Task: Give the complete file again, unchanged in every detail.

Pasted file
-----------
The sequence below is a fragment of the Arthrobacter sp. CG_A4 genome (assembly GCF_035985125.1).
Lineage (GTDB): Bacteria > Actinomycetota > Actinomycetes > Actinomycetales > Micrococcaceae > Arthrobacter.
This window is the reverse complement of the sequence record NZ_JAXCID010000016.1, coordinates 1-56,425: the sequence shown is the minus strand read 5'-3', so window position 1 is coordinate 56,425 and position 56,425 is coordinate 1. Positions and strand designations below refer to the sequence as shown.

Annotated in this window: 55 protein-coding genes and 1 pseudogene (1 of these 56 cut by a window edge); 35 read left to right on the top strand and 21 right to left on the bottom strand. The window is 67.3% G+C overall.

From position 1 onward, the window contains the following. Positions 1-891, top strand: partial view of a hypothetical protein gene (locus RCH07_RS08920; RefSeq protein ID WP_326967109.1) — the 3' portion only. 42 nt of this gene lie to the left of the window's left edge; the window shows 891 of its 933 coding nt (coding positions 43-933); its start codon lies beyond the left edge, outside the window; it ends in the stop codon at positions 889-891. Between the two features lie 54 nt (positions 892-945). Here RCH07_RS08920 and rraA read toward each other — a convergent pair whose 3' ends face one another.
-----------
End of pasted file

The sequence below is a fragment of the Arthrobacter sp. CG_A4 genome (assembly GCF_035985125.1).
Lineage (GTDB): Bacteria > Actinomycetota > Actinomycetes > Actinomycetales > Micrococcaceae > Arthrobacter.
This window is the reverse complement of the sequence record NZ_JAXCID010000016.1, coordinates 1-56,425: the sequence shown is the minus strand read 5'-3', so window position 1 is coordinate 56,425 and position 56,425 is coordinate 1. Positions and strand designations below refer to the sequence as shown.

Annotated in this window: 55 protein-coding genes and 1 pseudogene (1 of these 56 cut by a window edge); 35 read left to right on the top strand and 21 right to left on the bottom strand. The window is 67.3% G+C overall.

From position 1 onward, the window contains the following. Positions 1-891, top strand: partial view of a hypothetical protein gene (locus RCH07_RS08920; RefSeq protein ID WP_326967109.1) — the 3' portion only. 42 nt of this gene lie to the left of the window's left edge; the window shows 891 of its 933 coding nt (coding positions 43-933); its start codon lies beyond the left edge, outside the window; it ends in the stop codon at positions 889-891. Between the two features lie 54 nt (positions 892-945). Here RCH07_RS08920 and rraA read toward each other — a convergent pair whose 3' ends face one another.